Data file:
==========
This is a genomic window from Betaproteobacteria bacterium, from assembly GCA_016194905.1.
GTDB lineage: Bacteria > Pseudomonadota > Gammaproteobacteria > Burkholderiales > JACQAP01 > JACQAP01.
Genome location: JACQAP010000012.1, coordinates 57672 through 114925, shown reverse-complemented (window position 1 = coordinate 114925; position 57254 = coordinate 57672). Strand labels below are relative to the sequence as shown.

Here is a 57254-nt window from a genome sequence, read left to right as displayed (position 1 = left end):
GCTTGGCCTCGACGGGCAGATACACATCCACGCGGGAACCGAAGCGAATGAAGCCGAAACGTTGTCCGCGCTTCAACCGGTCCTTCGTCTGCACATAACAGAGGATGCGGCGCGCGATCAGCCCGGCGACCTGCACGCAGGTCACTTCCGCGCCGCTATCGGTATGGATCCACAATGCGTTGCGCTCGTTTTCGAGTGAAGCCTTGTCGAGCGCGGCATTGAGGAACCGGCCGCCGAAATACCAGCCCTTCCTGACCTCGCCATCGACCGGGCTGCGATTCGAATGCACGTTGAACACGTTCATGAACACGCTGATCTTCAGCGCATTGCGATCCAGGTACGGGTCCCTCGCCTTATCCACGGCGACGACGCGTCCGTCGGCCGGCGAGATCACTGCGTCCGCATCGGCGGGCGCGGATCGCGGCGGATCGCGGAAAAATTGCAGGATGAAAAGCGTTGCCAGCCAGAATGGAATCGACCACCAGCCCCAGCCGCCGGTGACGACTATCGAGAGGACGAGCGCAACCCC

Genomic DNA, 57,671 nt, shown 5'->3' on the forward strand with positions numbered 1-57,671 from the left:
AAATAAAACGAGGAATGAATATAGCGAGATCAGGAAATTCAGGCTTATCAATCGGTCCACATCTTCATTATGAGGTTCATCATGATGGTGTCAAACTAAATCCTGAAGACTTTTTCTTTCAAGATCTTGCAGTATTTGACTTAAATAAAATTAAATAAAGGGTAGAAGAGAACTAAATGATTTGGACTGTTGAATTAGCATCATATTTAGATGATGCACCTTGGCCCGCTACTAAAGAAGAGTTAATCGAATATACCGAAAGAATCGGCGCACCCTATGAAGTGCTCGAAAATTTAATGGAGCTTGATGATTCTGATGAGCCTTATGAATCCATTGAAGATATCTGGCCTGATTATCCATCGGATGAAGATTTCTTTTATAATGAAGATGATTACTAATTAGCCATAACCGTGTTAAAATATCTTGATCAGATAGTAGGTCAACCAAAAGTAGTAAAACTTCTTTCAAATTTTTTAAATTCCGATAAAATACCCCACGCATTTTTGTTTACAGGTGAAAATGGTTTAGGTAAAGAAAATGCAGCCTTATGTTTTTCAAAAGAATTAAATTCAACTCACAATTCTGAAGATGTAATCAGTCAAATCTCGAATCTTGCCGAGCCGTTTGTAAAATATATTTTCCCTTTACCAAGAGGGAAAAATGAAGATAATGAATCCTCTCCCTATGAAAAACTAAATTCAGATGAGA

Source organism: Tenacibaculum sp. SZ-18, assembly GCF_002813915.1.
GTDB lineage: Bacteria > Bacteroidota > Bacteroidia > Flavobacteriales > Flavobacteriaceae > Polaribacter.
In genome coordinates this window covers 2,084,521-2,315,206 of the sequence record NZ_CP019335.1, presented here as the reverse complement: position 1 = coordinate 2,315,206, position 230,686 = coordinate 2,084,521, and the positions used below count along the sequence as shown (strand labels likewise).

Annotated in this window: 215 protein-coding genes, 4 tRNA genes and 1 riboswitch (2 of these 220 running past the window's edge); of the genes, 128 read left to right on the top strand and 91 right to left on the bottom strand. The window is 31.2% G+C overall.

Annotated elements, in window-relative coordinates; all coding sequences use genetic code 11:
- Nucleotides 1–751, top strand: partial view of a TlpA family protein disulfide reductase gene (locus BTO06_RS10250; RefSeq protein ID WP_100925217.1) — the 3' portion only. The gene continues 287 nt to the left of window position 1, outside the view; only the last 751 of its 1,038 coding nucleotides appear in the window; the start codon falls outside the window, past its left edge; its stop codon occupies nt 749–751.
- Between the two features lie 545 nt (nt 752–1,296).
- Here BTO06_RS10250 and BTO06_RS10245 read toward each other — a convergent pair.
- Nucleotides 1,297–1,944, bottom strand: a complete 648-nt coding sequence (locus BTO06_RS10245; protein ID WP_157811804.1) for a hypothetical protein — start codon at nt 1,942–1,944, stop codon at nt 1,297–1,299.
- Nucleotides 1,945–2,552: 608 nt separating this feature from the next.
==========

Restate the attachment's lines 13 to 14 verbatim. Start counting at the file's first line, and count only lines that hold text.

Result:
- Nucleotides 1–751, top strand: partial view of a TlpA family protein disulfide reductase gene (locus BTO06_RS10250; RefSeq protein ID WP_100925217.1) — the 3' portion only. The gene continues 287 nt to the left of window position 1, outside the view; only the last 751 of its 1,038 coding nucleotides appear in the window; the start codon falls outside the window, past its left edge; its stop codon occupies nt 749–751.
- Between the two features lie 545 nt (nt 752–1,296).